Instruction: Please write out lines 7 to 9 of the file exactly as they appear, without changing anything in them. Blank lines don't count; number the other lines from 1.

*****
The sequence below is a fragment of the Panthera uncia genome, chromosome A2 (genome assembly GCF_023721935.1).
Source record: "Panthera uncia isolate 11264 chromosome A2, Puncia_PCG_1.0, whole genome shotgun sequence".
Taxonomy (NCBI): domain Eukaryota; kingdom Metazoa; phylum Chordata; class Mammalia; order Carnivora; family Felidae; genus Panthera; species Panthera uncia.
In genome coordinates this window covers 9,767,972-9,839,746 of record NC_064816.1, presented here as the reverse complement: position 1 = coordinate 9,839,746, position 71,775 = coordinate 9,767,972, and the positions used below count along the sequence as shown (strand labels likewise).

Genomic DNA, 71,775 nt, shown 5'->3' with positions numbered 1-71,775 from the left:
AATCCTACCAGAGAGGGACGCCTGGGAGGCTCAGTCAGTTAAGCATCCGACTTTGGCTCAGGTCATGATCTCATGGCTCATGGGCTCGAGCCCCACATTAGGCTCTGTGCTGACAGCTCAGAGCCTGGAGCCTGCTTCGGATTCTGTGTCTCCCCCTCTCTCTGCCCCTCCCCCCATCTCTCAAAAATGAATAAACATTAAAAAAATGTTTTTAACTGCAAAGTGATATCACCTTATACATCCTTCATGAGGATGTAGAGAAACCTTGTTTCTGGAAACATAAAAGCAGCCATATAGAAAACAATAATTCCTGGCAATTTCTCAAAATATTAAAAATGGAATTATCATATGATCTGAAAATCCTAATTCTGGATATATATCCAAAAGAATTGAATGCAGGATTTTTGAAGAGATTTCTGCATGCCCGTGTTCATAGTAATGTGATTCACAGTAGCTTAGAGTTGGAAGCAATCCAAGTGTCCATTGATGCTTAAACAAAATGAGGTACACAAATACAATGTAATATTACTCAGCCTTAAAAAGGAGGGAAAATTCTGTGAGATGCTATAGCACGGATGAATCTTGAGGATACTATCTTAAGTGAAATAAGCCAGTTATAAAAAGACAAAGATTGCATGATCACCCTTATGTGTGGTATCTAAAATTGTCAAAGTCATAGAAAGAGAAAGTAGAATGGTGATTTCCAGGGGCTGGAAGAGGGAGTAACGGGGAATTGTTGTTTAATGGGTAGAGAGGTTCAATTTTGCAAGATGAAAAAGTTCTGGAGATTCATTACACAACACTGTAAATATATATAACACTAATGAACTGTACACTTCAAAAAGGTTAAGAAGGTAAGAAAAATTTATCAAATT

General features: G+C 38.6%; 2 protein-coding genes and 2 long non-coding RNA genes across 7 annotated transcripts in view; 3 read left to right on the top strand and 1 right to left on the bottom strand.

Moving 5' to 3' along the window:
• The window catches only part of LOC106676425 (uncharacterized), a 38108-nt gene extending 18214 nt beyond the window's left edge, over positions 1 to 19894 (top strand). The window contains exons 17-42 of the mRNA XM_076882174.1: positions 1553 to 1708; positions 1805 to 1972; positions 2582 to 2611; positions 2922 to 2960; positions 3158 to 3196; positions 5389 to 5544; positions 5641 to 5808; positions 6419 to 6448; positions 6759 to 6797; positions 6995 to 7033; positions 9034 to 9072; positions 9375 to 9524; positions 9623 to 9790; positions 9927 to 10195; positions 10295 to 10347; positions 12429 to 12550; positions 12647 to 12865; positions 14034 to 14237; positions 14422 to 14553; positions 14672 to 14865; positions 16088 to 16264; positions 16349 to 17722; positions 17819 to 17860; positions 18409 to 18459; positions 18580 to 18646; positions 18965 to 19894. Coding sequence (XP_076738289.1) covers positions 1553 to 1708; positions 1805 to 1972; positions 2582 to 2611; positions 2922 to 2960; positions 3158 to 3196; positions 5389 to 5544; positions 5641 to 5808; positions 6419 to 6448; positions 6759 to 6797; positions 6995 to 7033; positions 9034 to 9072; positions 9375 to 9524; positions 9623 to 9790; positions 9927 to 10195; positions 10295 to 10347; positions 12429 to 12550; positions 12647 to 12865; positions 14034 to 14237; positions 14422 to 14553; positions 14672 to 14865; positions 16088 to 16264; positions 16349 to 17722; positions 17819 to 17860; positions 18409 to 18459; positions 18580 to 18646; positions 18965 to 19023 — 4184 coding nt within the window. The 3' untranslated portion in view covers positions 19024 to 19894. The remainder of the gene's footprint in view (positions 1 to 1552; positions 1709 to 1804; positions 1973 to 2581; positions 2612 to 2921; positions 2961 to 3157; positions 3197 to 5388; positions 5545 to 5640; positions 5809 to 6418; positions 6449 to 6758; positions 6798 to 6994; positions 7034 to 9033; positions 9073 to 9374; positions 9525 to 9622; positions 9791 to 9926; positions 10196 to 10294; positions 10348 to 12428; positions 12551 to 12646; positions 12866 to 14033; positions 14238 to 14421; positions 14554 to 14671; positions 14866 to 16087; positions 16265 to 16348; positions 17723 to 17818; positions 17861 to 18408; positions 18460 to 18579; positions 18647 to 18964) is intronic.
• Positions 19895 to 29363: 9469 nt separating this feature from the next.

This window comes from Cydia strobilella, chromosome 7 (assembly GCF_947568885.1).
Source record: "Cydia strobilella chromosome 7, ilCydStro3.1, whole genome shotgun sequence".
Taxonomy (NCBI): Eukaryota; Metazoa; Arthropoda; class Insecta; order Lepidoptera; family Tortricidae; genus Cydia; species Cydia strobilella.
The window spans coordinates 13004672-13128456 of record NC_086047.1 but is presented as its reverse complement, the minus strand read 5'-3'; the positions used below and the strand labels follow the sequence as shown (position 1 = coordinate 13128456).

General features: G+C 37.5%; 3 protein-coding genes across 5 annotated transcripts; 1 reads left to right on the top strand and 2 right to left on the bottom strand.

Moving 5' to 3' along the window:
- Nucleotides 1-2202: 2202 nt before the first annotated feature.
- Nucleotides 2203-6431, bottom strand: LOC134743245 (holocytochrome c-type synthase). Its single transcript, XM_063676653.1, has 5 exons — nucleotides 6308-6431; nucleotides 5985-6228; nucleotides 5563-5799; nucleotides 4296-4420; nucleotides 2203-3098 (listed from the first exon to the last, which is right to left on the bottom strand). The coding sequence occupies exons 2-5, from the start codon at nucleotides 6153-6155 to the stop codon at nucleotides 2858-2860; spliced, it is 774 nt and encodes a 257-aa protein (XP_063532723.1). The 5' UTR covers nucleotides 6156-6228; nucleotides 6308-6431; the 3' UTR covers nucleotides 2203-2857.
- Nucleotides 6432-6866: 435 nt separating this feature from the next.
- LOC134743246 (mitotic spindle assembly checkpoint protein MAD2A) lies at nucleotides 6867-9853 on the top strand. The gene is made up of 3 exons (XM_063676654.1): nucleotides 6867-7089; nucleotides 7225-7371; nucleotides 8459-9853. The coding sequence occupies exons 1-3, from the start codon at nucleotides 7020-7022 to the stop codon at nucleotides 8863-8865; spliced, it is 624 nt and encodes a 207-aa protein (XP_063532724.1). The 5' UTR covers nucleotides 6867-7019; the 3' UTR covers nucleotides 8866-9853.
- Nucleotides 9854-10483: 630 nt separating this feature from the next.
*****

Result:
General features: G+C 38.6%; 2 protein-coding genes and 2 long non-coding RNA genes across 7 annotated transcripts in view; 3 read left to right on the top strand and 1 right to left on the bottom strand.

Moving 5' to 3' along the window:
• The window catches only part of LOC106676425 (uncharacterized), a 38108-nt gene extending 18214 nt beyond the window's left edge, over positions 1 to 19894 (top strand). The window contains exons 17-42 of the mRNA XM_076882174.1: positions 1553 to 1708; positions 1805 to 1972; positions 2582 to 2611; positions 2922 to 2960; positions 3158 to 3196; positions 5389 to 5544; positions 5641 to 5808; positions 6419 to 6448; positions 6759 to 6797; positions 6995 to 7033; positions 9034 to 9072; positions 9375 to 9524; positions 9623 to 9790; positions 9927 to 10195; positions 10295 to 10347; positions 12429 to 12550; positions 12647 to 12865; positions 14034 to 14237; positions 14422 to 14553; positions 14672 to 14865; positions 16088 to 16264; positions 16349 to 17722; positions 17819 to 17860; positions 18409 to 18459; positions 18580 to 18646; positions 18965 to 19894. Coding sequence (XP_076738289.1) covers positions 1553 to 1708; positions 1805 to 1972; positions 2582 to 2611; positions 2922 to 2960; positions 3158 to 3196; positions 5389 to 5544; positions 5641 to 5808; positions 6419 to 6448; positions 6759 to 6797; positions 6995 to 7033; positions 9034 to 9072; positions 9375 to 9524; positions 9623 to 9790; positions 9927 to 10195; positions 10295 to 10347; positions 12429 to 12550; positions 12647 to 12865; positions 14034 to 14237; positions 14422 to 14553; positions 14672 to 14865; positions 16088 to 16264; positions 16349 to 17722; positions 17819 to 17860; positions 18409 to 18459; positions 18580 to 18646; positions 18965 to 19023 — 4184 coding nt within the window. The 3' untranslated portion in view covers positions 19024 to 19894. The remainder of the gene's footprint in view (positions 1 to 1552; positions 1709 to 1804; positions 1973 to 2581; positions 2612 to 2921; positions 2961 to 3157; positions 3197 to 5388; positions 5545 to 5640; positions 5809 to 6418; positions 6449 to 6758; positions 6798 to 6994; positions 7034 to 9033; positions 9073 to 9374; positions 9525 to 9622; positions 9791 to 9926; positions 10196 to 10294; positions 10348 to 12428; positions 12551 to 12646; positions 12866 to 14033; positions 14238 to 14421; positions 14554 to 14671; positions 14866 to 16087; positions 16265 to 16348; positions 17723 to 17818; positions 17861 to 18408; positions 18460 to 18579; positions 18647 to 18964) is intronic.